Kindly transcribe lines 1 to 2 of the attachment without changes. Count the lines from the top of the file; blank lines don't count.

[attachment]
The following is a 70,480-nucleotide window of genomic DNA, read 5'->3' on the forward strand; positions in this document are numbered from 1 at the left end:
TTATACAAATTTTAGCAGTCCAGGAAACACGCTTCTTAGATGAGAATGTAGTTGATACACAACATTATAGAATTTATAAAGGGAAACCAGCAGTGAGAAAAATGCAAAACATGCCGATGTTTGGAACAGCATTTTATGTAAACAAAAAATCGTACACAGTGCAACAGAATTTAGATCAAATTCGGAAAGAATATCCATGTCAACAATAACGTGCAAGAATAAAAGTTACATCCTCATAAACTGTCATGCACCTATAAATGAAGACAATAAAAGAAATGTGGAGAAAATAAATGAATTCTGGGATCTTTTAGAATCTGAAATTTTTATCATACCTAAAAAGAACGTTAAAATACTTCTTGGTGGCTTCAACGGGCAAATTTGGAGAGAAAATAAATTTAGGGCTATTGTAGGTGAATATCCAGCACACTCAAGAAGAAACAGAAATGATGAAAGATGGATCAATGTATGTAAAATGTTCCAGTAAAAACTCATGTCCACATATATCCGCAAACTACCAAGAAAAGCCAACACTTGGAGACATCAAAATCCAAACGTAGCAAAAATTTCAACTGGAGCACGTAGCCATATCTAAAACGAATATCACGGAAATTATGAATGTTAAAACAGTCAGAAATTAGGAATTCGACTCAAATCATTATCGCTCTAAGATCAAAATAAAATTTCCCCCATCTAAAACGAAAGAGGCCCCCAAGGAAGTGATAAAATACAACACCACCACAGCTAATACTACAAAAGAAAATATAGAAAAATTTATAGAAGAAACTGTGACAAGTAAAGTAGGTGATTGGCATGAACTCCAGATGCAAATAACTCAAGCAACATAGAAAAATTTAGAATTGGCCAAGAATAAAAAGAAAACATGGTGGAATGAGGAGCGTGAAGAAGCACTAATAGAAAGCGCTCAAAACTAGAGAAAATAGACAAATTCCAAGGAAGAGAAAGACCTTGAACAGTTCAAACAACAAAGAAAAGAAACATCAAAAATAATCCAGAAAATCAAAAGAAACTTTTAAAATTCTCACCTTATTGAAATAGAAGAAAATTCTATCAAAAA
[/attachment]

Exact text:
The following is a 70,480-nucleotide window of genomic DNA, read 5'->3' on the forward strand; positions in this document are numbered from 1 at the left end:
TTATACAAATTTTAGCAGTCCAGGAAACACGCTTCTTAGATGAGAATGTAGTTGATACACAACATTATAGAATTTATAAAGGGAAACCAGCAGTGAGAAAAATGCAAAACATGCCGATGTTTGGAACAGCATTTTATGTAAACAAAAAATCGTACACAGTGCAACAGAATTTAGATCAAATTCGGAAAGAATATCCATGTCAACAATAACGTGCAAGAATAAAAGTTACATCCTCATAAACTGTCATGCACCTATAAATGAAGACAATAAAAGAAATGTGGAGAAAATAAATGAATTCTGGGATCTTTTAGAATCTGAAATTTTTATCATACCTAAAAAGAACGTTAAAATACTTCTTGGTGGCTTCAACGGGCAAATTTGGAGAGAAAATAAATTTAGGGCTATTGTAGGTGAATATCCAGCACACTCAAGAAGAAACAGAAATGATGAAAGATGGATCAATGTATGTAAAATGTTCCAGTAAAAACTCATGTCCACATATATCCGCAAACTACCAAGAAAAGCCAACACTTGGAGACATCAAAATCCAAACGTAGCAAAAATTTCAACTGGAGCACGTAGCCATATCTAAAACGAATATCACGGAAATTATGAATGTTAAAACAGTCAGAAATTAGGAATTCGACTCAAATCATTATCGCTCTAAGATCAAAATAAAATTTCCCCCATCTAAAACGAAAGAGGCCCCCAAGGAAGTGATAAAATACAACACCACCACAGCTAATACTACAAAAGAAAATATAGAAAAATTTATAGAAGAAACTGTGACAAGTAAAGTAGGTGATTGGCATGAACTCCAGATGCAAATAACTCAAGCAACATAGAAAAATTTAGAATTGGCCAAGAATAAAAAGAAAACATGGTGGAATGAGGAGCGTGAAGAAGCACTAATAGAAAGCGCTCAAAACTAGAGAAAATAGACAAATTCCAAGGAAGAGAAAGACCTTGAACAGTTCAAACAACAAAGAAAAGAAACATCAAAAATAATCCAGAAAATCAAAAGAAACTTTTAAAATTCTCACCTTATTGAAATAGAAGAAAATTCTATCAAAAA